The Eastern Conference semifinals, the two series that we've been waiting for since October, are almost here. The top four teams in the East are loaded with talent, and they all can reach The Finals if they can put it together on both ends of the floor. With apologies to the teams that finished Nos. 5-8 in the standings, it's time for the East playoffs to really get started -- and to find out which East team will be the first in the last nine years to reach The Finals without LeBron James. After this round, two franchises will be one step closer, and two teams will have seen their season end in disappointment.
The first matchup to be set is the one between the team expected to be the best in the East (the Boston Celtics) and the team that was the best in the East (Milwaukee Bucks). These two squads met in the first round last year, a series won in seven games by a Celtics team missing Kyrie Irving and Gordon Hayward. They have both this year, but the Celtics are facing a much different opponent than the one they beat a year ago.
The players in Milwaukee uniforms are mostly the same, but this was the most improved team in the league. The Bucks took significant steps forward on both ends of the floor under new head coach Mike Budenholzer, who has unlocked the both-ends-of-the-floor brilliance of MVP frontrunner Giannis Antetokounmpo.
After an up-and-down regular season, the Celtics swept the Indiana Pacers in the first round, perhaps showing that focus on a single opponent can bring out their best. Even without Marcus Smart, they have a strong rotation that goes eight deep, led by Kyrie Irving and Al Horford, one of the league's best closers and one of its most capable defenders of a player like Antetokounmpo.
Both teams swept through their first-round series. This one promises to go longer.
Three things to watch
1. How do the Celtics match up with Antetokounmpo? In both last year's playoff series and this year's regular season, Horford was Antetokounmpo's primary defender. If he continues to start at power forward (with Aron Baynes at center), that's the matchup, and the Celtics had success in defending the Bucks when Horford defended Antetokounmpo in two games this season.
Of course, playing smaller -- with Horford at center, instead of Baynes -- would force Brook Lopez to venture away from the rim on defense. After Horford, the guy that the Celtics have used most to defend Antetokounmpo over the last two years is Semi Ojeleye, who saw less than 30 seconds of playing time in the first round.
2. Have the Celtics flipped the switch? They've definitely tightened things up defensively. Indiana wasn't the most potent offensive team in the postseason, but the Celtics held the Pacers to 13.5 fewer points per 100 possessions than they scored in the regular season (12.7 fewer than Indy scored in its regular-season games without Victor Oladipo).
Boston's defense was particularly strong on the interior, holding the Pacers to just 51 percent shooting in the paint (down from 56 percent in the regular season) and allowing them to grab a just 20 percent of available offensive rebounds (lowest in the first round and down from 27 percent in the regular season). The Bucks shoot a lot of 3s, but defending Milwaukee starts in transition and with keeping Antetokounmpo from getting to the rim.
3.How important would Malcolm Brogdon's return be? The Bucks have played well enough since Brogdon went down with a plantar fascia tear on March 15. Replacement starter Sterling Brown shot well (11-for-19) in the first round, and Eric Bledsoe will be the primary defender on Irving no matter what. But Brogdon would not only give the Bucks additional 3-point shooting (he ranked eighth in the league this season at 42.6 percent), but also another playmaker who can attack off the dribble. It seems doubtful, meanwhile, that Smart (out with a torn oblique muscle) would be able to return for the Celtics in this series.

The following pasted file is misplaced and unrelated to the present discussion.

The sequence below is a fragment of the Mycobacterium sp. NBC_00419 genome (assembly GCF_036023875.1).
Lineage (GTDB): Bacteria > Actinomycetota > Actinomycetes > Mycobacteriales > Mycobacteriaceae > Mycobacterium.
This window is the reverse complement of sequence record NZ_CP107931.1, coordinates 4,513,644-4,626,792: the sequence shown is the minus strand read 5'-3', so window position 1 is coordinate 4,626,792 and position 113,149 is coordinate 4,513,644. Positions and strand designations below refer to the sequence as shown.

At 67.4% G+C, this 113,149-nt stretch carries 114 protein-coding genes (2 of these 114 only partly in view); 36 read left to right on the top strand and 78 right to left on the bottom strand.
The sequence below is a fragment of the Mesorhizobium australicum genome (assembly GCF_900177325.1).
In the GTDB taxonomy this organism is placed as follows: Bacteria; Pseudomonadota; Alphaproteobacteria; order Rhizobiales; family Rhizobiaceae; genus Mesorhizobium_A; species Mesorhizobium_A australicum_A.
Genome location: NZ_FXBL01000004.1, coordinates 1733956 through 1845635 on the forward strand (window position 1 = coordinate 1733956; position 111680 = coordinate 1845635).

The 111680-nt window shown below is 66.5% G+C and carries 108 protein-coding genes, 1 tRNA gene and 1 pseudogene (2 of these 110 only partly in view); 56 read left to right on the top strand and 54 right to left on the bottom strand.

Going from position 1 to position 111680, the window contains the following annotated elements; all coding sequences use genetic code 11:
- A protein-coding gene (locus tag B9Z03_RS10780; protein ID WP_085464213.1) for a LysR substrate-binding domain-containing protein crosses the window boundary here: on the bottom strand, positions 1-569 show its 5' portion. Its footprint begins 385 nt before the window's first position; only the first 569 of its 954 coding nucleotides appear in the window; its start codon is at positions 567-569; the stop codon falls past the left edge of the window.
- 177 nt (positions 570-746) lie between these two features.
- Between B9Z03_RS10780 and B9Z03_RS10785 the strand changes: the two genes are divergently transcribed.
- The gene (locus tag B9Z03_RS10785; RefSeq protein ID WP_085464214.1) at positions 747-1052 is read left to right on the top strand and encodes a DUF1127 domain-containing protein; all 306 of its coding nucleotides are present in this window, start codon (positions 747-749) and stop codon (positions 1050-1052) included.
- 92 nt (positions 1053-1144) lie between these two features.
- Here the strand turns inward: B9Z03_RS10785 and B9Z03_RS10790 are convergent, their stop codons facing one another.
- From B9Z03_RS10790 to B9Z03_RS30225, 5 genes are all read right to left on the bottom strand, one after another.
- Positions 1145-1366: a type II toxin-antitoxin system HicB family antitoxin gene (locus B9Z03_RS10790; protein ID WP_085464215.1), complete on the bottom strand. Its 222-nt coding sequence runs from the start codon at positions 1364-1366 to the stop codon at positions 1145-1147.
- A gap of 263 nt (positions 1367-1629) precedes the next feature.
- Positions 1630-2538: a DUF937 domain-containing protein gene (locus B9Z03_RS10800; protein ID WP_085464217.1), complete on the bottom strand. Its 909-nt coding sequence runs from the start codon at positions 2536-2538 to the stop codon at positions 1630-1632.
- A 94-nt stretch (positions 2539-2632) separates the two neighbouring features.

The number to know
174-117 -- In winning the regular season series 2-1, the Bucks outscored the Celtics, 174-117 -- an average of 58-39 -- on points scored in the restricted area or at the free-throw line.
Overall, Milwaukee ranked second in the percentage of their shots that came from the restricted area, while Boston ranked 27th. Milwaukee ranked 18th in free-throw rate (25.5 attempts per 100 shots from the field), while Boston ranked 30th (21.5). The Bucks have been outscored in the paint in just seven of the 76 games (playoffs included) that Antetokounmpo has played in this season, and outscored the Celtics, 62-22, in the paint on Nov. 1.
The Celtics actually won that meeting because they made a franchise-record 24 3-pointers. Horford's 11 3-point attempts that night were two more than he's launched in any other game in his career. Assuming that Milwaukee continues to dominate near the basket, the series will be determined by how well the Celtics (and Horford in particular) shoot from the outside.
The case can be made that the Celtics are just a better playoff team than they were a regular-season team. They're an experienced group that knows how to execute a game plan with a single opponent in front of them. And at times, they can look like both the best offensive team and the best defensive team in the Eastern Conference. But the Bucks are both the best offensive team and the best defensive team in the East. Antetokounmpo put up big numbers in last year’s series, he’s got a much more potent offense around him this time, and the Celtics’ offense (which struggled at times in the first round) might not be able to keep up. In honor of Brandon Jennings, the pick is Bucks in 6.
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